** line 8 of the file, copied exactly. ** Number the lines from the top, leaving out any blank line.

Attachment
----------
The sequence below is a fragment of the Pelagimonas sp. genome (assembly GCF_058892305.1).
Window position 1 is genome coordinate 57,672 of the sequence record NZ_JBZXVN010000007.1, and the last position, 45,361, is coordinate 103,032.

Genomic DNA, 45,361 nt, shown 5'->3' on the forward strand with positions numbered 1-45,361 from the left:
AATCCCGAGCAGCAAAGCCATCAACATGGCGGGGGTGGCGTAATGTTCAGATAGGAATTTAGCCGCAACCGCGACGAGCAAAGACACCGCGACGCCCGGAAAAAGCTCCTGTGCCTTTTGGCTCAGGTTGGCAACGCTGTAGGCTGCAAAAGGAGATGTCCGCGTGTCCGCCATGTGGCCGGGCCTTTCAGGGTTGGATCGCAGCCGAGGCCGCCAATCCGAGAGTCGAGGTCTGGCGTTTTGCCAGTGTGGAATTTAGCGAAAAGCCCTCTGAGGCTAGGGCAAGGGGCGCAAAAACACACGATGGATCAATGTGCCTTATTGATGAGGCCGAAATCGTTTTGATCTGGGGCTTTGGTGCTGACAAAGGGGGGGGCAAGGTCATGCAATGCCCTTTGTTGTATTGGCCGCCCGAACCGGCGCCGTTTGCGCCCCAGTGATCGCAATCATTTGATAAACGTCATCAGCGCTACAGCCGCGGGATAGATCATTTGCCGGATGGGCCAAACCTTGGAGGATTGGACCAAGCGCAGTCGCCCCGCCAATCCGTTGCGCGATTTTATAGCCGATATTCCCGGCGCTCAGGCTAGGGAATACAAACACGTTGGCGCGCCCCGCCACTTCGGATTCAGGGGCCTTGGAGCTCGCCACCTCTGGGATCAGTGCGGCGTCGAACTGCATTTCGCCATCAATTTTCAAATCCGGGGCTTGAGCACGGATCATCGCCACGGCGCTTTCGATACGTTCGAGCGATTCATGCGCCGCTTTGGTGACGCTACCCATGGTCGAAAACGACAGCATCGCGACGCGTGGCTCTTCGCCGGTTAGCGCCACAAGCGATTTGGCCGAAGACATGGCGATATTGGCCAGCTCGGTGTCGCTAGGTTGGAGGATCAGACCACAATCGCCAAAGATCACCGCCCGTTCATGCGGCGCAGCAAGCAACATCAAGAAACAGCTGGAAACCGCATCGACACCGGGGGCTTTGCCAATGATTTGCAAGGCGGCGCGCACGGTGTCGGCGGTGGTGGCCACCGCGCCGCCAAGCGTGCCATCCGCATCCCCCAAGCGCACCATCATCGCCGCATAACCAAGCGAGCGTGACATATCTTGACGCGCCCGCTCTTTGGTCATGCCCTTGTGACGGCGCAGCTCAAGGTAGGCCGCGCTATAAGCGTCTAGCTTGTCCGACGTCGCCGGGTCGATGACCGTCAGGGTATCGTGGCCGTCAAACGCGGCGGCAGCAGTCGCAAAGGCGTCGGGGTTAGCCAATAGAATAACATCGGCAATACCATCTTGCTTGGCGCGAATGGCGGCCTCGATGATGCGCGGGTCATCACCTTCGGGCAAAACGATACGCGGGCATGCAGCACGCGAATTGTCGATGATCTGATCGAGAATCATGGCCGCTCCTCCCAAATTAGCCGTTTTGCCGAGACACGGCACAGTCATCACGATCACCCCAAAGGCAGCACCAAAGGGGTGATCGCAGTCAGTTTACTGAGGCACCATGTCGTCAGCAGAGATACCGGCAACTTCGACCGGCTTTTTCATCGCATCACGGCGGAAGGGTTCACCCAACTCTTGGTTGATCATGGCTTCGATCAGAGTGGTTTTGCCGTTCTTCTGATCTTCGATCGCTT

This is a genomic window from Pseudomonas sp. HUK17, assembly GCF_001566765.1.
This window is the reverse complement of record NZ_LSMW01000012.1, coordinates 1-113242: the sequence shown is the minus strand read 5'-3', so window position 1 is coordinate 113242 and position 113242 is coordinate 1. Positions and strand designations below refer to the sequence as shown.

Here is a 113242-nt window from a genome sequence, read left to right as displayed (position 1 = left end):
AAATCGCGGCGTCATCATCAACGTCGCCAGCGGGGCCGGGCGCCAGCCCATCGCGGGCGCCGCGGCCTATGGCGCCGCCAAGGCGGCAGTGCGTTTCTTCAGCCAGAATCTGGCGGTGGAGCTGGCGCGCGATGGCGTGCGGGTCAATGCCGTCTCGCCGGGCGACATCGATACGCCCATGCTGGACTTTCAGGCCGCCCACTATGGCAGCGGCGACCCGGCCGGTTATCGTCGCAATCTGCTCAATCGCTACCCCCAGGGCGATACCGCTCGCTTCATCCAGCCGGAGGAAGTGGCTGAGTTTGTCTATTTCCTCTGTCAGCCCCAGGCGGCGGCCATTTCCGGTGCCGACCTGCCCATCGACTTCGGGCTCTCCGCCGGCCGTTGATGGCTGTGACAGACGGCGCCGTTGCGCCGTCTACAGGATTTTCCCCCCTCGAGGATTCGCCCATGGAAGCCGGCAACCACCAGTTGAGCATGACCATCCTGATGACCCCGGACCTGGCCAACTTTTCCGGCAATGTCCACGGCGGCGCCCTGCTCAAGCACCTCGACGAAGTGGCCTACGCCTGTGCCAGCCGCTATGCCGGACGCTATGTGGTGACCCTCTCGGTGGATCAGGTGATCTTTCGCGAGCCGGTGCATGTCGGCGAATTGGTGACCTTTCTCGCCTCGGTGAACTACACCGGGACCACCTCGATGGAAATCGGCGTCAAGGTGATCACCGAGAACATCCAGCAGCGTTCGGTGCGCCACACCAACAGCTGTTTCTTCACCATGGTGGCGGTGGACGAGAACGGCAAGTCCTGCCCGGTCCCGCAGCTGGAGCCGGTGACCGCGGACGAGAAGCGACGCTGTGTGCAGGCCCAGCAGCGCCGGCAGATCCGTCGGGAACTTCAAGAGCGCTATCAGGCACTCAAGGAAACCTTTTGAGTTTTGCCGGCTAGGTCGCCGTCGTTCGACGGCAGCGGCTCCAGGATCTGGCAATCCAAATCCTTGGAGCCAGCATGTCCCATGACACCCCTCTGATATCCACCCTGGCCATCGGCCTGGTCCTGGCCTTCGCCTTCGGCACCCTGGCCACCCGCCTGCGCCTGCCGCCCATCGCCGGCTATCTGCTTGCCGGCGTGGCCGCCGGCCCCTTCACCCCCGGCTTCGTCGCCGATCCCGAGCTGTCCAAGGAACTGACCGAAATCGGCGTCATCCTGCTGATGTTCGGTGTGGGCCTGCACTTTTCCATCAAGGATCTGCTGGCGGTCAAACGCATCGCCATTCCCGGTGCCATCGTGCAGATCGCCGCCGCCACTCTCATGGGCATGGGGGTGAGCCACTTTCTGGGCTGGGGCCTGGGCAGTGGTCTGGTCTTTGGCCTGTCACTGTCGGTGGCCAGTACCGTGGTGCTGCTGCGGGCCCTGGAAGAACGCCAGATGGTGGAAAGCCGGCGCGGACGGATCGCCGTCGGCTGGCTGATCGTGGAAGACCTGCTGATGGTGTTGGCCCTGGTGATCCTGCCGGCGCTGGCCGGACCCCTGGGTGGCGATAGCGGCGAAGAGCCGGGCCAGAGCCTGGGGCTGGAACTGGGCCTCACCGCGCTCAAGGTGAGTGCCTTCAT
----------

AAATCGCGGCGTCATCATCAACGTCGCCAGCGGGGCCGGGCGCCAGCCCATCGCGGGCGCCGCGGCCTATGGCGCCGCCAAGGCGGCAGTGCGTTTCTTCAGCCAGAATCTGGCGGTGGAGCTGGCGCGCGATGGCGTGCGGGTCAATGCCGTCTCGCCGGGCGACATCGATACGCCCATGCTGGACTTTCAGGCCGCCCACTATGGCAGCGGCGACCCGGCCGGTTATCGTCGCAATCTGCTCAATCGCTACCCCCAGGGCGATACCGCTCGCTTCATCCAGCCGGAGGAAGTGGCTGAGTTTGTCTATTTCCTCTGTCAGCCCCAGGCGGCGGCCATTTCCGGTGCCGACCTGCCCATCGACTTCGGGCTCTCCGCCGGCCGTTGATGGCTGTGACAGACGGCGCCGTTGCGCCGTCTACAGGATTTTCCCCCCTCGAGGATTCGCCCATGGAAGCCGGCAACCACCAGTTGAGCATGACCATCCTGATGACCCCGGACCTGGCCAACTTTTCCGGCAATGTCCACGGCGGCGCCCTGCTCAAGCACCTCGACGAAGTGGCCTACGCCTGTGCCAGCCGCTATGCCGGACGCTATGTGGTGACCCTCTCGGTGGATCAGGTGATCTTTCGCGAGCCGGTGCATGTCGGCGAATTGGTGACCTTTCTCGCCTCGGTGAACTACACCGGGACCACCTCGATGGAAATCGGCGTCAAGGTGATCACCGAGAACATCCAGCAGCGTTCGGTGCGCCACACCAACAGCTGTTTCTTCACCATGGTGGCGGTGGACGAGAACGGCAAGTCCTGCCCGGTCCCGCAGCTGGAGCCGGTGACCGCGGACGAGAAGCGACGCTGTGTGCAGGCCCAGCAGCGCCGGCAGATCCGTCGGGAACTTCAAGAGCGCTATCAGGCACTCAAGGAAACCTTTTGAGTTTTGCCGGCTAGGTCGCCGTCGTTCGACGGCAGCGGCTCCAGGATCTGGCAATCCAAATCCTTGGAGCCAGCATGTCCCATGACACCCCTCTGATATCCACCCTGGCCATCGGCCTGGTCCTGGCCTTCGCCTTCGGCACCCTGGCCACCCGCCTGCGCCTGCCGCCCATCGCCGGCTATCTGCTTGCCGGCGTGGCCGCCGGCCCCTTCACCCCCGGCTTCGTCGCCGATCCCGAGCTGTCCAAGGAACTGACCGAAATCGGCGTCATCCTGCTGATGTTCGGTGTGGGCCTGCACTTTTCCATCAAGGATCTGCTGGCGGTCAAACGCATCGCCATTCCCGGTGCCATCGTGCAGATCGCCGCCGCCACTCTCATGGGCATGGGGGTGAGCCACTTTCTGGGCTGGGGCCTGGGCAGTGGTCTGGTCTTTGGCCTGTCACTGTCGGTGGCCAGTACCGTGGTGCTGCTGCGGGCCCTGGAAGAACGCCAGATGGTGGAAAGCCGGCGCGGACGGATCGCCGTCGGCTGGCTGATCGTGGAAGACCTGCTGATGGTGTTGGCCCTGGTGATCCTGCCGGCGCTGGCCGGACCCCTGGGTGGCGATAGCGGCGAAGAGCCGGGCCAGAGCCTGGGGCTGGAACTGGGCCTCACCGCGCTCAAGGTGAGTGCCTTCAT